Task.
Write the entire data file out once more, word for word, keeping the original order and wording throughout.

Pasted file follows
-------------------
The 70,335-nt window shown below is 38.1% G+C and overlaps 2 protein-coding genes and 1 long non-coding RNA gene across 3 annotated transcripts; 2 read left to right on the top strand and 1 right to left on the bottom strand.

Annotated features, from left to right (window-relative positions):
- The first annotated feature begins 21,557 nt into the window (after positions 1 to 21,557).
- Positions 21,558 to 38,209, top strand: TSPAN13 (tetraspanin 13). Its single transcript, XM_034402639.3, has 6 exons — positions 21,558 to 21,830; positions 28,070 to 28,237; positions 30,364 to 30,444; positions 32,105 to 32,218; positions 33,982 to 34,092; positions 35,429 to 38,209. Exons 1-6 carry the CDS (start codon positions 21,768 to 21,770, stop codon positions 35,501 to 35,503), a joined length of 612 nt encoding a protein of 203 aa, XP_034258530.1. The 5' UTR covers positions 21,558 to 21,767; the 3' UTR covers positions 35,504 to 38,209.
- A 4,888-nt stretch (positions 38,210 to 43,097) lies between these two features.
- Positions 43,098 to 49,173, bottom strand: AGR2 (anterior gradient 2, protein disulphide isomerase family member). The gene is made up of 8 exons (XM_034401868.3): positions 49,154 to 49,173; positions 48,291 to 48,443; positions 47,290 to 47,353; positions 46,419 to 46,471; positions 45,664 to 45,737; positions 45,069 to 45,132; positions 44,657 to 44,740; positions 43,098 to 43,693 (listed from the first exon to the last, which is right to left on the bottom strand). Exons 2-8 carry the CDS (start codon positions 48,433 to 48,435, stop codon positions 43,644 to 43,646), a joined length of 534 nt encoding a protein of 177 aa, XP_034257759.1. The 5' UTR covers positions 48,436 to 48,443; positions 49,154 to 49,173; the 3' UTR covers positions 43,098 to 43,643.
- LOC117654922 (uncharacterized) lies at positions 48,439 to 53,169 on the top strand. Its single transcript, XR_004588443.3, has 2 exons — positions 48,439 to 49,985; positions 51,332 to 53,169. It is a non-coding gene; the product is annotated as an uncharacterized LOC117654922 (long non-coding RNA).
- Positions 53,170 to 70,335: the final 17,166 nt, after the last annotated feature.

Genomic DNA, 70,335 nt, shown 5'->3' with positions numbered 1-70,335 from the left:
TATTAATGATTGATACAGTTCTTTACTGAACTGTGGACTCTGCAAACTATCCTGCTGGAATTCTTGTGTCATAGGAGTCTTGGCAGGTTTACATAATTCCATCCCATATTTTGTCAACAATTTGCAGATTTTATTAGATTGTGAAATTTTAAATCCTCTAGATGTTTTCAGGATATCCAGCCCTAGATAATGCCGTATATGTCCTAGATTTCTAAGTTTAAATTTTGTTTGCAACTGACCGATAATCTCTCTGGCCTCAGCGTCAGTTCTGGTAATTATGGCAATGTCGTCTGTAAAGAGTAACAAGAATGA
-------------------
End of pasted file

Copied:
The 70,335-nt window shown below is 38.1% G+C and overlaps 2 protein-coding genes and 1 long non-coding RNA gene across 3 annotated transcripts; 2 read left to right on the top strand and 1 right to left on the bottom strand.

Annotated features, from left to right (window-relative positions):
- The first annotated feature begins 21,557 nt into the window (after positions 1 to 21,557).
- Positions 21,558 to 38,209, top strand: TSPAN13 (tetraspanin 13). Its single transcript, XM_034402639.3, has 6 exons — positions 21,558 to 21,830; positions 28,070 to 28,237; positions 30,364 to 30,444; positions 32,105 to 32,218; positions 33,982 to 34,092; positions 35,429 to 38,209. Exons 1-6 carry the CDS (start codon positions 21,768 to 21,770, stop codon positions 35,501 to 35,503), a joined length of 612 nt encoding a protein of 203 aa, XP_034258530.1. The 5' UTR covers positions 21,558 to 21,767; the 3' UTR covers positions 35,504 to 38,209.
- A 4,888-nt stretch (positions 38,210 to 43,097) lies between these two features.
- Positions 43,098 to 49,173, bottom strand: AGR2 (anterior gradient 2, protein disulphide isomerase family member). The gene is made up of 8 exons (XM_034401868.3): positions 49,154 to 49,173; positions 48,291 to 48,443; positions 47,290 to 47,353; positions 46,419 to 46,471; positions 45,664 to 45,737; positions 45,069 to 45,132; positions 44,657 to 44,740; positions 43,098 to 43,693 (listed from the first exon to the last, which is right to left on the bottom strand). Exons 2-8 carry the CDS (start codon positions 48,433 to 48,435, stop codon positions 43,644 to 43,646), a joined length of 534 nt encoding a protein of 177 aa, XP_034257759.1. The 5' UTR covers positions 48,436 to 48,443; positions 49,154 to 49,173; the 3' UTR covers positions 43,098 to 43,643.
- LOC117654922 (uncharacterized) lies at positions 48,439 to 53,169 on the top strand. Its single transcript, XR_004588443.3, has 2 exons — positions 48,439 to 49,985; positions 51,332 to 53,169. It is a non-coding gene; the product is annotated as an uncharacterized LOC117654922 (long non-coding RNA).
- Positions 53,170 to 70,335: the final 17,166 nt, after the last annotated feature.

Genomic DNA, 70,335 nt, shown 5'->3' with positions numbered 1-70,335 from the left:
TATTAATGATTGATACAGTTCTTTACTGAACTGTGGACTCTGCAAACTATCCTGCTGGAATTCTTGTGTCATAGGAGTCTTGGCAGGTTTACATAATTCCATCCCATATTTTGTCAACAATTTGCAGATTTTATTAGATTGTGAAATTTTAAATCCTCTAGATGTTTTCAGGATATCCAGCCCTAGATAATGCCGTATATGTCCTAGATTTCTAAGTTTAAATTTTGTTTGCAACTGACCGATAATCTCTCTGGCCTCAGCGTCAGTTCTGGTAATTATGGCAATGTCGTCTGTAAAGAGTAACAAGAATGA